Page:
Scouts make a difference by being prepared for emergencies
Marc Wiseman

Scouts make a difference by being prepared for emergencies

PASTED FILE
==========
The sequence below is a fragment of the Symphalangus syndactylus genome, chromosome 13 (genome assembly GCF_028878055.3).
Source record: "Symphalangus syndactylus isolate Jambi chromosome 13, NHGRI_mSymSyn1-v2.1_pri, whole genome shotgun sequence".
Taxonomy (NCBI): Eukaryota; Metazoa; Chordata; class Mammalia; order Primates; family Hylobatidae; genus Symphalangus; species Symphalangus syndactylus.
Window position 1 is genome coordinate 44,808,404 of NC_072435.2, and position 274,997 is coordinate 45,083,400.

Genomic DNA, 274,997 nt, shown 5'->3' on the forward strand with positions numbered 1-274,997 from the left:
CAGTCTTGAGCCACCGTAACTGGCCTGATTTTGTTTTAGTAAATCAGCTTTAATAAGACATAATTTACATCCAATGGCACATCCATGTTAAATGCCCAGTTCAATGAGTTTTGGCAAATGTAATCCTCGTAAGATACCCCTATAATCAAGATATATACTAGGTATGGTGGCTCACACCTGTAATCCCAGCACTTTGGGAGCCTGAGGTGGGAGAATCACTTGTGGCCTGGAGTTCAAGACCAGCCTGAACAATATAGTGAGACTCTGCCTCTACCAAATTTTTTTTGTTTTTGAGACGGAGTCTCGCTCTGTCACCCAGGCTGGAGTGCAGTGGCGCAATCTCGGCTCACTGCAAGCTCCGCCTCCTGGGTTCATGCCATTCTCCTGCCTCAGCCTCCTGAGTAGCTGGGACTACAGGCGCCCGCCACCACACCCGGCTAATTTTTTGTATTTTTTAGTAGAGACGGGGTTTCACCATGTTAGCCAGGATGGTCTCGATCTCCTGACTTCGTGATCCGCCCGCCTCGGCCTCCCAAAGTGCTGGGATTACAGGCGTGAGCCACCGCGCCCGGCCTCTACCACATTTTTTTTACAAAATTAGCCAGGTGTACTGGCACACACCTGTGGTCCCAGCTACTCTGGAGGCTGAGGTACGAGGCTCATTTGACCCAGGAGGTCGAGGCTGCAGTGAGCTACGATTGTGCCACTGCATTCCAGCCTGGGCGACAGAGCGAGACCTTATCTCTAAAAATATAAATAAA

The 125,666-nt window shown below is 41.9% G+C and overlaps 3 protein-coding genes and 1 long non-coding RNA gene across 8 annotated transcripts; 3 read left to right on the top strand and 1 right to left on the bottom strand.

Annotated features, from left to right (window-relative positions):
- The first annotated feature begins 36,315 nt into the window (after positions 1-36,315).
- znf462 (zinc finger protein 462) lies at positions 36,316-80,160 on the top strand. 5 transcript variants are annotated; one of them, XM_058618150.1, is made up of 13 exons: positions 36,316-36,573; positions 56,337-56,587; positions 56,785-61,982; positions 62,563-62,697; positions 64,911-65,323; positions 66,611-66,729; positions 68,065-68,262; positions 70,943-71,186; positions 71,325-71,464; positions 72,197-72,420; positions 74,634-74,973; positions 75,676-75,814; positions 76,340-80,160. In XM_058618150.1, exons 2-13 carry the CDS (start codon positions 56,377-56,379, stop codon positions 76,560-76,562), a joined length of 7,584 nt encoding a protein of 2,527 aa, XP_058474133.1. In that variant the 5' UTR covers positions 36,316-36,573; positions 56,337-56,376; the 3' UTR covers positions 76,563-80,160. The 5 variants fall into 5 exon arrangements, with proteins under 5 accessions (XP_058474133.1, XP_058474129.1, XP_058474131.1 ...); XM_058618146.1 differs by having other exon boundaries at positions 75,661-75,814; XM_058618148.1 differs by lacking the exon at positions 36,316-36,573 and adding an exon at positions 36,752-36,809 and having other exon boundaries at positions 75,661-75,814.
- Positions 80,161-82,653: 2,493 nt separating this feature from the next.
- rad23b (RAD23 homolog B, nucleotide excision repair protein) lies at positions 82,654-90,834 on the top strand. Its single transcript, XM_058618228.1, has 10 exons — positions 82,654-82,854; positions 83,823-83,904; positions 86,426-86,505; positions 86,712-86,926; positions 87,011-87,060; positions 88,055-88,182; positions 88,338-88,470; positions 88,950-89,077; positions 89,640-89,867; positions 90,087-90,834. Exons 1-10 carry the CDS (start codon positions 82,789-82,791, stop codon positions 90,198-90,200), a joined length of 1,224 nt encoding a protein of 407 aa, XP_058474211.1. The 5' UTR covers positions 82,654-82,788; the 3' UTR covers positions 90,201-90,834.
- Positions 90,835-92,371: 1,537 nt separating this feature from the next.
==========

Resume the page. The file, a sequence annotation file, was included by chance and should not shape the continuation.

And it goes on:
During emergencies, timely response by Scouts is a call of service. Today, Scouts are known to help during unfortunate events especially when disaster strikes unexpectedly. Many countries in Asia-Pacific are vulnerable to natural occurrences, especially those situated in what is called the ‘Ring of Fire’. In the past two years alone, disasters overwhelmed several countries in the region, and often tested the Scouts’ sense of duty and ability (being prepared) to act quickly and responsibly. Philippines - Typhoon Filipino Scouts, in partnership with ShelterBox joined in the massive rescue and relief operations after the deadly typhoon Washi ravaged Cagayan De Oro and Iligan cities in southern Philippines in the early morning of 17th December 2011, sweeping away nearly 50,000 homes. They set up camps, provided emergency shelter and lifesaving supplies for the most vulnerable families.  “It’s been amazing having help from the Scouts and they have brought with them a wealth of knowledge in setting up camps,’ said ShelterBox Response Team (SRT) volunteer Lyndon Tamblyn (NZ). ‘It was easy to show them how to put up the tents as they already knew about distance and spacing so we have been able to work at double our normal pace”. Pakistan In August 2010, in the midst of destructive floods in Pakistan, Rovers organized themselves for rescue and recovery efforts in relief camps. They collected and distributed clothing, medicine and other needs of children and women in close coordination with government relief agencies and emergency rescue departments. Rovers and Scout Leaders living in heavily flood-affected places worked in their own communities due to the problem of accessing some of the areas. They reached out to people who were stranded and brought them to safety under nearly impossible conditions with roads and infrastructure being damaged all around. Japan After an extremely powerful earthquake hit the Tohoku Region on 11 March 2011, triggering high tsunami waves that caused massive loss of lives and properties along the Pacific coast of eastern Japan, the Scout Association of Japan (SAJ) created the Scout Disaster Relief Centers where Scouts unite to bring comfort, strength and hope to affected people. Scouts and volunteers removed rubble and cleared the mud in houses and schools. Indonesia In October 2010, one natural disaster after another hit different parts of Indonesia. First was a flash flood in Wasior District in West Papua Province. In collaboration with the local government, hundreds of Scouts mobilized to help the survivors. Then came the tsunami in West Sumatra Province. In response, Scouts and the local Indonesian Red Cross Society were among the first rescuers in the area. A third incident occurred when Mount Merapi in the border of Central Java and Yogyakarta erupted on 26th October. Within hours, the first group of Rovers arrived and brought survivors to temporary shelters. Setting camp at the foot of Mount Merapi, Scouts worked in rotation at the Shelters Kitchen serving food three times a day to over 1,400 survivors. Others were deployed at the community hospital and at the Children Trauma Healing Center, helping the children deal with their condition,  
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